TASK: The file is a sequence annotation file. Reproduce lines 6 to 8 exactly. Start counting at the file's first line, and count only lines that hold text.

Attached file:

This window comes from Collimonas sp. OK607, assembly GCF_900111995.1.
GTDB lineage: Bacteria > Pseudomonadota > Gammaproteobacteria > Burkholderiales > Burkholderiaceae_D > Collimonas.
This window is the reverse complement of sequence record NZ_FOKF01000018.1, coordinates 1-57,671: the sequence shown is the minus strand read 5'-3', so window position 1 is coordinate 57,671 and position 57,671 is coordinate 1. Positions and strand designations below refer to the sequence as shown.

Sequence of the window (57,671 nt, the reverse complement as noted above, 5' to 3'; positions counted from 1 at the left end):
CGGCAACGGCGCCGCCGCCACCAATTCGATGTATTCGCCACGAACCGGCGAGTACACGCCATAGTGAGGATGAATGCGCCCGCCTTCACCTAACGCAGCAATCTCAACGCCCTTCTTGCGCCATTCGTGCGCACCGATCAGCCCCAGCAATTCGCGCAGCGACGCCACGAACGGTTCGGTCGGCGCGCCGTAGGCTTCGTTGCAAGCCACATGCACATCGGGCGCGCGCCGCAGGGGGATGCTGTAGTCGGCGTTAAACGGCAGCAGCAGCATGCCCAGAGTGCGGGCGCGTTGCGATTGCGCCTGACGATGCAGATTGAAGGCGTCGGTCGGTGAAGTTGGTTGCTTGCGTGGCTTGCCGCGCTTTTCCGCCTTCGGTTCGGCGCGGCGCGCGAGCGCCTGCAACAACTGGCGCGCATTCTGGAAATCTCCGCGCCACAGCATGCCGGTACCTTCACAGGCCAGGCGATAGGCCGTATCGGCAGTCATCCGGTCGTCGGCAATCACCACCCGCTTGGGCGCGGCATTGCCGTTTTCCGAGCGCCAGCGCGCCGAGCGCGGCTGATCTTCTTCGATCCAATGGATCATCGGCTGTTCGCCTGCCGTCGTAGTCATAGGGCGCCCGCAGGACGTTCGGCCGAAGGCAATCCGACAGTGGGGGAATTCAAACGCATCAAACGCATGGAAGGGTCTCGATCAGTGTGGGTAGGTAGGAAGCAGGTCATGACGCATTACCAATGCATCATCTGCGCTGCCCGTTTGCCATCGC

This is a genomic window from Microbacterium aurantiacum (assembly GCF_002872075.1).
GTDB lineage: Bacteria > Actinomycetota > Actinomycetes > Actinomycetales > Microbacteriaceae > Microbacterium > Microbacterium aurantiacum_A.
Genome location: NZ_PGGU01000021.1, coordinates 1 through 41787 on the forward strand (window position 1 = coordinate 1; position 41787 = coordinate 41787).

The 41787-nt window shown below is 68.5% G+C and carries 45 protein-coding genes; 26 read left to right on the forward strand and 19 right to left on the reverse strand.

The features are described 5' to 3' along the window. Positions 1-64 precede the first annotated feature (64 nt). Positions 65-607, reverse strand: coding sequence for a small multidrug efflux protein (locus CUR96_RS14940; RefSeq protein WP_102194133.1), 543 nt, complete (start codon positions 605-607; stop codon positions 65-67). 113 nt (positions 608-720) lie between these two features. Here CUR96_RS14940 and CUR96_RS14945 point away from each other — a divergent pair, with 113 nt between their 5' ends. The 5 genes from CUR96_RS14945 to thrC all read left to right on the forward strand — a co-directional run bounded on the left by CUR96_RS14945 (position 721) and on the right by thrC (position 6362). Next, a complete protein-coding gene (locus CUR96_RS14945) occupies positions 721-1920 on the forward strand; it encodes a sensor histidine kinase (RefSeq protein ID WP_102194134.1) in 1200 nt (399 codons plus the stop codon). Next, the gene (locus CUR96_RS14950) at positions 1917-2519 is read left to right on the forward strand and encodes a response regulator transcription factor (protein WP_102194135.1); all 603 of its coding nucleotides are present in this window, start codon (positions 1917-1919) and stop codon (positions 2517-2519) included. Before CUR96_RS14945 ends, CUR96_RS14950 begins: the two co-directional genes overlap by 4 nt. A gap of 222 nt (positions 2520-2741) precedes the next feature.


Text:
This is a genomic window from Microbacterium aurantiacum (assembly GCF_002872075.1).
GTDB lineage: Bacteria > Actinomycetota > Actinomycetes > Actinomycetales > Microbacteriaceae > Microbacterium > Microbacterium aurantiacum_A.
Genome location: NZ_PGGU01000021.1, coordinates 1 through 41787 on the forward strand (window position 1 = coordinate 1; position 41787 = coordinate 41787).